In Summer 2014, Marco Arena was introduced by his friend Alfredo to HackerRank, a competitive programming website. Since Alfredo was quitting his job and looking for new opportunities, he was preparing for incoming programming interviews. Marco decided to support his preparation by sharing ideas and solutions for some of the exercises every weekend. In addition, sometimes Marco and Alfredo approached particularly hard challenges as a pair, via Skype.
First, Marco tried to solve as many exercises as possible every week but he realized that this was not very helpful for Alfredo, as the value he gave for each challenge was really low. Thus, Marco started allocating at least 30 minutes per day to this activity and, instead of trying to solve as many challenges as possible, he instead focused only on a single exercise. In order to get more value and ideas from the challenge, he tried to find multiple solutions, each one an opportunity for investigating trade-offs, pros and cons. Comparing solutions was part of the practice. In addition, Marco used to play with the problem itself by adding/removing constraints and by applying small changes to the requirements - later, Marco called this act “perturbation” in Coding Gym.
An anecdote: during a Skype call, after explaining several solutions and concepts learnt from the - simple - challenge “Find the missing value” - find the missing number in the domain [1, N] from a list of N - 1 numbers - Marco happily exclaimed: “every problem has value!” to encourage Alfredo to use any exercise as a starting point to learn more. This concept, “every problem has value” has been developed as a core value of Coding Gym.
After a few months, Alfredo got a job and stopped practicing on a regular basis. Marco, instead, did not stop. He gradually got more and more committed and he regularly undertook several exercises every week. Every challenge was an opportunity to freely explore new concepts, ideas, alternatives, patterns, languages and was a good way to practice researching and understanding trade-offs in algorithms. The practice was totally self-driven.
Marco realized that his new habit was bringing some benefits. First of all, he was having fun. This aspect is particularly important but many people just do not see it as valuable. Having fun is good for the brain.
Another benefit comes from hacking away the spirit of competition and reward. Marco could freely express himself and set his own targets. Not only is that a call for free practicing, but also an act of giving responsibility to oneself. Indeed, the absence of competition wipes out winning as the only, explicit, target of competitive programming and shifts the attention to other, more personal, targets. Marco could set his own targets or he could just practice because it was the natural thing to do for him in a particular moment. He could try solving a problem with no explicit for loops or with a language in which he was not fluent, or even change the constraints of the problem. He was totally responsible for his learning. A problem thus became a small environment with rules in which he could express himself.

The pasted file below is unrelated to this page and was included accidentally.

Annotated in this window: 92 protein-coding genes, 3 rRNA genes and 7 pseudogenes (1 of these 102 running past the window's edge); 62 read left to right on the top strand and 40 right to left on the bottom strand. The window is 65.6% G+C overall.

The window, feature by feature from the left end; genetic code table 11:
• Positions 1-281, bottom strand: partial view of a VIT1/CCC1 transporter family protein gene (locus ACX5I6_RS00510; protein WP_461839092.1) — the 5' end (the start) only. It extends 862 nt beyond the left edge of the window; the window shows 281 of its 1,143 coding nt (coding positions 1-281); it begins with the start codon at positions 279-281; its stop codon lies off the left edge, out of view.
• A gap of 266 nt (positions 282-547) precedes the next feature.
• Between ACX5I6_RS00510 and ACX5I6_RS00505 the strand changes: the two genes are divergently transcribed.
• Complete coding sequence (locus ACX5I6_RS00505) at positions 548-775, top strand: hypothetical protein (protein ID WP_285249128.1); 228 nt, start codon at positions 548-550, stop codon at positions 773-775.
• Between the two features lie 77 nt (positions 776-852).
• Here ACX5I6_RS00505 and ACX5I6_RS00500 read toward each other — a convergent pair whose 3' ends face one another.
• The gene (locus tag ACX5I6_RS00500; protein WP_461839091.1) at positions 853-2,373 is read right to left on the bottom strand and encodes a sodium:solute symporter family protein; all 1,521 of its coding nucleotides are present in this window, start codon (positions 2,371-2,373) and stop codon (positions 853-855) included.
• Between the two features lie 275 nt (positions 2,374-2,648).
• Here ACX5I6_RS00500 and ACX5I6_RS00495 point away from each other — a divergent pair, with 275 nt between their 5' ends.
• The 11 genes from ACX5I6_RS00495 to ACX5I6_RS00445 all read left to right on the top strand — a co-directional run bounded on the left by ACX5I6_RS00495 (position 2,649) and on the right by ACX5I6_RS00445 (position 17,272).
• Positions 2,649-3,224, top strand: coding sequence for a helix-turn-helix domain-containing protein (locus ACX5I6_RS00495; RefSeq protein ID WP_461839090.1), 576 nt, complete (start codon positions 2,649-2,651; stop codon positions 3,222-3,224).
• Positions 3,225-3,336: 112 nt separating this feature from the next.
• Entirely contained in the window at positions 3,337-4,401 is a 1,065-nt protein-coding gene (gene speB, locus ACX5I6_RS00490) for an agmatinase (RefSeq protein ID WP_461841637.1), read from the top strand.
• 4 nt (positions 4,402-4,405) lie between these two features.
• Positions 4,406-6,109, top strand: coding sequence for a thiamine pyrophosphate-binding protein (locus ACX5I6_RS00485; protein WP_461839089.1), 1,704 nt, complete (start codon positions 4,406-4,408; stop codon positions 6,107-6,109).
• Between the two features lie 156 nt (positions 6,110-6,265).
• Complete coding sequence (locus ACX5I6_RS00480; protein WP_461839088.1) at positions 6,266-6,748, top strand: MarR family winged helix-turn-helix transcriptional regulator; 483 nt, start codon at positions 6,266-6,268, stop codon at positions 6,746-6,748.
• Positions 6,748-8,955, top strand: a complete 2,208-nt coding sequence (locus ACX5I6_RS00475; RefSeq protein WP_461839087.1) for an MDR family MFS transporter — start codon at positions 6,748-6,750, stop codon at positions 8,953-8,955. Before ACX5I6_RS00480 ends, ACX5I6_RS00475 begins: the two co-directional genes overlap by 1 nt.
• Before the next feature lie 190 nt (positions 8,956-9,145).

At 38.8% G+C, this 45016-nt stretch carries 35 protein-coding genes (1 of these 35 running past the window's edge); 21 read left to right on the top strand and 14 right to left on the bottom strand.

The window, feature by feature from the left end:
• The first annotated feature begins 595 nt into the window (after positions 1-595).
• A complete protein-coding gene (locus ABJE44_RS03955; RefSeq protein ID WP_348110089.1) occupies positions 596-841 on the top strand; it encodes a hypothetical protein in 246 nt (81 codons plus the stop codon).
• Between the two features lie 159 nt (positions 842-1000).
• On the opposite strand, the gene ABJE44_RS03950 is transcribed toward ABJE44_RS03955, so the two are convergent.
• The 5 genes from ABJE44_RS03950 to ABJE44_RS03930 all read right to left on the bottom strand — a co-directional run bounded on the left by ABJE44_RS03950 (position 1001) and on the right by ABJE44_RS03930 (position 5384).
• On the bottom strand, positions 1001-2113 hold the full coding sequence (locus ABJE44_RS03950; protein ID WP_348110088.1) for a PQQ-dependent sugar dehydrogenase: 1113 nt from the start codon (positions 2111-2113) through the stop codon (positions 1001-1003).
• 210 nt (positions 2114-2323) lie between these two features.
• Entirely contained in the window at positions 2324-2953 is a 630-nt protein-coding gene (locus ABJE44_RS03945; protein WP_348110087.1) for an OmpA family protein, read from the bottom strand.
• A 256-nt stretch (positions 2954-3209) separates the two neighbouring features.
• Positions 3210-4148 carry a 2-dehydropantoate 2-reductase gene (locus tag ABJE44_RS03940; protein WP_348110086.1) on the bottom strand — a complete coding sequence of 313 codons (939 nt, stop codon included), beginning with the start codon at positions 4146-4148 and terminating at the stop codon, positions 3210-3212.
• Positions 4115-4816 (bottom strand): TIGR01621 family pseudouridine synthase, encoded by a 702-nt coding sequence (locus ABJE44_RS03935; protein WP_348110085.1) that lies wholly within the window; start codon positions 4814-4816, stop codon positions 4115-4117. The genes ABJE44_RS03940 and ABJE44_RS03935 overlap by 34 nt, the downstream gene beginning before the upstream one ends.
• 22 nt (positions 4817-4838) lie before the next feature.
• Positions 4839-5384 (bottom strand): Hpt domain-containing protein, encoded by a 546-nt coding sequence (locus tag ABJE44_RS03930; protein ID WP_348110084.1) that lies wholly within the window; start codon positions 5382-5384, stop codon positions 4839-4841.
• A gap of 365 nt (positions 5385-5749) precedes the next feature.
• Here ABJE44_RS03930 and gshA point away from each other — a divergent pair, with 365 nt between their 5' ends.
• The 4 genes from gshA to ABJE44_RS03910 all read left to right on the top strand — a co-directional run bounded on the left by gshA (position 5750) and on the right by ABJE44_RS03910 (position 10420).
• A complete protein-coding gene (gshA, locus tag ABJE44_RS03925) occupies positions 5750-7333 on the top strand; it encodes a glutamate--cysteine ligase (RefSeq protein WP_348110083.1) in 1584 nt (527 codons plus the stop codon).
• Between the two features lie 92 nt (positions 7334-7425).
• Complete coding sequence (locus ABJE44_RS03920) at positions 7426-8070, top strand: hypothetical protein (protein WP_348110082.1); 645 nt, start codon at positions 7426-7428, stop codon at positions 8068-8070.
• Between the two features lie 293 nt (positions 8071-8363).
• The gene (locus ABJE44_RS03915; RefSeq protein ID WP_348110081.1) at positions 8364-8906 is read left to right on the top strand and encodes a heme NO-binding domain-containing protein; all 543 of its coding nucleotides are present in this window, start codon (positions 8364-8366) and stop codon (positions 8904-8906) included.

In some extent, his professional life was positively influenced as well. Our brain is good at recognizing patterns and often, real problems look similar exercises previously practiced. Moreover, working on different kind of problems was useful to keep the brain more flexible and not to focus only on known patterns.
After more than one year and a half, at the very beginning of 2016, Marco decided to create a programming laboratory format where his way of practicing could be shared with other people.
He told the idea to Gianluca Padovani, a friend of his and one of the XPUG Bologna meetup co-organizers. The first Coding Gym (at that time called Coding Dojo) was hosted on Feb 16 in Bologna and was very well received.
One month later, Marco met Francesco Nigro, founder of ConoscereLinux (LUG of Modena) and told him about the idea. He was really excited and helped Marco organize the first Coding Gym in Modena. Since March 2016, Marco has organized Coding Gym in Modena every month.
After less than two years, at the end of 2017, Coding Gym Modena had 20 attendees on average and a total of 60 unique people reached. Marco decided to open his local format to the rest of the Community and bring it to other cities.
The first call was received in Padua by Alessandro Pezzato and Thomas Rossetto, organizers of Programmers in Padua. The first Coding Gym Padua was held on Feb 10, 2018.
Then Coding Gym was started in other cities, in order: Barcelona (switched off at the end of 2018), Milan, Turin, Bari, Rome, Bassano del Grappa.
Currently, in May 2019, Coding Gym is active in 7 cities.